In May, with the market continuing its march to new highs, “The Wall of Worry” continues to build with a front page headline citing a pundit calling for an eminent 8% to 10% correction. We are still waiting (and are probably way overdue for such action). Most people in the media, continuing to take the short-term view, cannot understand the market’s strength. Sentiment continues negative. Nobody wants to swim in the equity pool, though it is precisely the best time to swim.
Taper fear and taper talk continues to run high (a media favored topic) with the bond market reacting. Rates on the 10-year U.S. Treasury note had moved from about 1.5% after the November election to just over 2% May 20th. They were near 3% in June (2.87%-12/13/2013). In these posts we discussed the potential supply and demand ramifications of “the taper” and withdrawal of Quantitative Easing (QE) and concluded that QE represented a slight overbid in today’s market and that tapering would reduce that overbid and eventual removal would not be a big deal. No taper yet but, bond prices as we have seen, started to discount the process back in the spring. Ergo, when taper does come it may largely be in bond prices.
I said back in July that it was probably still OK with one proviso: If you have funds you want to invest, average in over time…NO Plunging! I am still looking for that big correction (as is most everybody). Since we’ve come so far without a pause, so it could be a humdinger. This not to say that buying stocks, even at these levels, will not be quite rewarding on a longer term basis. I just want you to be aware of the short-term risk.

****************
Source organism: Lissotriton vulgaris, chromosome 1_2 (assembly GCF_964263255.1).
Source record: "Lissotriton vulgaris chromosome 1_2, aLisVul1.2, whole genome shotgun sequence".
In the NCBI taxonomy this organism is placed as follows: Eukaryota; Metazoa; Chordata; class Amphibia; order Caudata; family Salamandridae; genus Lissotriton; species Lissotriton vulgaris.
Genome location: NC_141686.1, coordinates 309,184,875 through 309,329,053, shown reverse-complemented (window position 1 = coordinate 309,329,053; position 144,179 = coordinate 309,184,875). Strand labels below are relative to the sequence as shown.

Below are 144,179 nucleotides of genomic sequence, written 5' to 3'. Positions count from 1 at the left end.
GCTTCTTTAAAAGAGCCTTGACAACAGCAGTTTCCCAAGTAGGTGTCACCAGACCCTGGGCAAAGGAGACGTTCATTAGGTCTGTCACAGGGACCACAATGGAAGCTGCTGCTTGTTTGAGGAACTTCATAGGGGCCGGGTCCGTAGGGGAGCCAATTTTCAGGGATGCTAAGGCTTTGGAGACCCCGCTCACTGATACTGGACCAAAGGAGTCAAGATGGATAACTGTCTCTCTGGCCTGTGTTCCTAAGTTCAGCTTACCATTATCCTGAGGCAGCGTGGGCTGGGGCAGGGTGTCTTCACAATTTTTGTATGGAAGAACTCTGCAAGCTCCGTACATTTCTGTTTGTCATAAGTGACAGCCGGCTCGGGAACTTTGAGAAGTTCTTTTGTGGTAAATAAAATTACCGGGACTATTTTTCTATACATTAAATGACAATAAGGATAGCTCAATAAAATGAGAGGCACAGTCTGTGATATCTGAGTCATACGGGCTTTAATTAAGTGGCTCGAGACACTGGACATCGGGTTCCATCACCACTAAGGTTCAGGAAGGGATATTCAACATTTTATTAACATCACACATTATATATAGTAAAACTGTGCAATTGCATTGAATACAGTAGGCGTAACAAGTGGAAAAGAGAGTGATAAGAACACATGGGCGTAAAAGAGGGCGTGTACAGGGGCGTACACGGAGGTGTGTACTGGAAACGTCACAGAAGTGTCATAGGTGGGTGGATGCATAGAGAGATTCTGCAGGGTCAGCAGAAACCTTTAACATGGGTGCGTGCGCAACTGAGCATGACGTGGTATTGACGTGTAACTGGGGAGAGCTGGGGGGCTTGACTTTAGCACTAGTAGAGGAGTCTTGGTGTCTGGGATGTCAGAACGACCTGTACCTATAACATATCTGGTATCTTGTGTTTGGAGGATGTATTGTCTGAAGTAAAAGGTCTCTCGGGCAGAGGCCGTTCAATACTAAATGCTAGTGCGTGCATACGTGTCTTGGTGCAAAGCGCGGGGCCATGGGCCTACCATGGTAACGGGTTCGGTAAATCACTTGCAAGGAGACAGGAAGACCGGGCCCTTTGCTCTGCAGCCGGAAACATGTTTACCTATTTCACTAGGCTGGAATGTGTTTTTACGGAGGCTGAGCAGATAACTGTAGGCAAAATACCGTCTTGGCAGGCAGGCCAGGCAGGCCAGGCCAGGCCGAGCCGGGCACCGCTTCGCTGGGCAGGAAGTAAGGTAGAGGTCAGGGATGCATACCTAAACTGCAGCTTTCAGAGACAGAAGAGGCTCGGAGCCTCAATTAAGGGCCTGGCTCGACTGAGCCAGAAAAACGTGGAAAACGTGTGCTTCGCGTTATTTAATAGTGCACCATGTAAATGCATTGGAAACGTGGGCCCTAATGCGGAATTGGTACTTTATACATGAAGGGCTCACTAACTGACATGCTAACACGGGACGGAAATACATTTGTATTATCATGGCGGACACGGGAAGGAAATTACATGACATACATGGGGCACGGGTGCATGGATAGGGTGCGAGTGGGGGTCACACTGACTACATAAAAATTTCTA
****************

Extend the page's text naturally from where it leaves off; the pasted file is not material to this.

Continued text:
Yet another cautionary note is cast about the dangers of QE, this one suggesting that it was Fed QE that was currently fueling a potential “bubble” in stocks. Bubble talk continues to run rampant. My experience is that the bubbles everyone sees are not the ones that kill you. Also, I still don’t see a lot of bond money (created by QE) moving into stocks. The rise in equity prices may be more a result of the low interest rates fostered by QE providing poor competition for equities. If I had a choice today between a hypothetical 10-year U.S. treasury yielding 4% (currently 2.7%) and General Electric yielding 3.3% (they just bumped there quarterly payout 16% to $.22) , I’d still go with the GE, because with GE you have the chance for an increasing dividend in the next 10 years. With the treasury you are stuck at 4%.
Your guess is as good as mine, but I will leave you with a few points worth considering:
- We are due for a really good correction in what I believe to be a secular Bull Market. Experience tells me it could be ugly, scary and out of the blue. No one will see it. Over time whatever does occur will be resolved.
- In the meantime no one expects a repeat of the great market we have had in 2013 which leads me to believe that the market may surprise us again. Remember since the S&P 500 peaked in 2000 at 1552.81, as of the close 12/13/2013 at 1775.32, it has only gained 15% total over the last 13 years…well below historical returns.
- What might be the catalyst for a good 2014? The U.S. economy has been in recovery (albeit slow) mode since 2009. Asia and Europe may kick in as the afterburners in 2014.
What do you think?
P.S. I own GE common and purchased additional shares on 12/16/2013.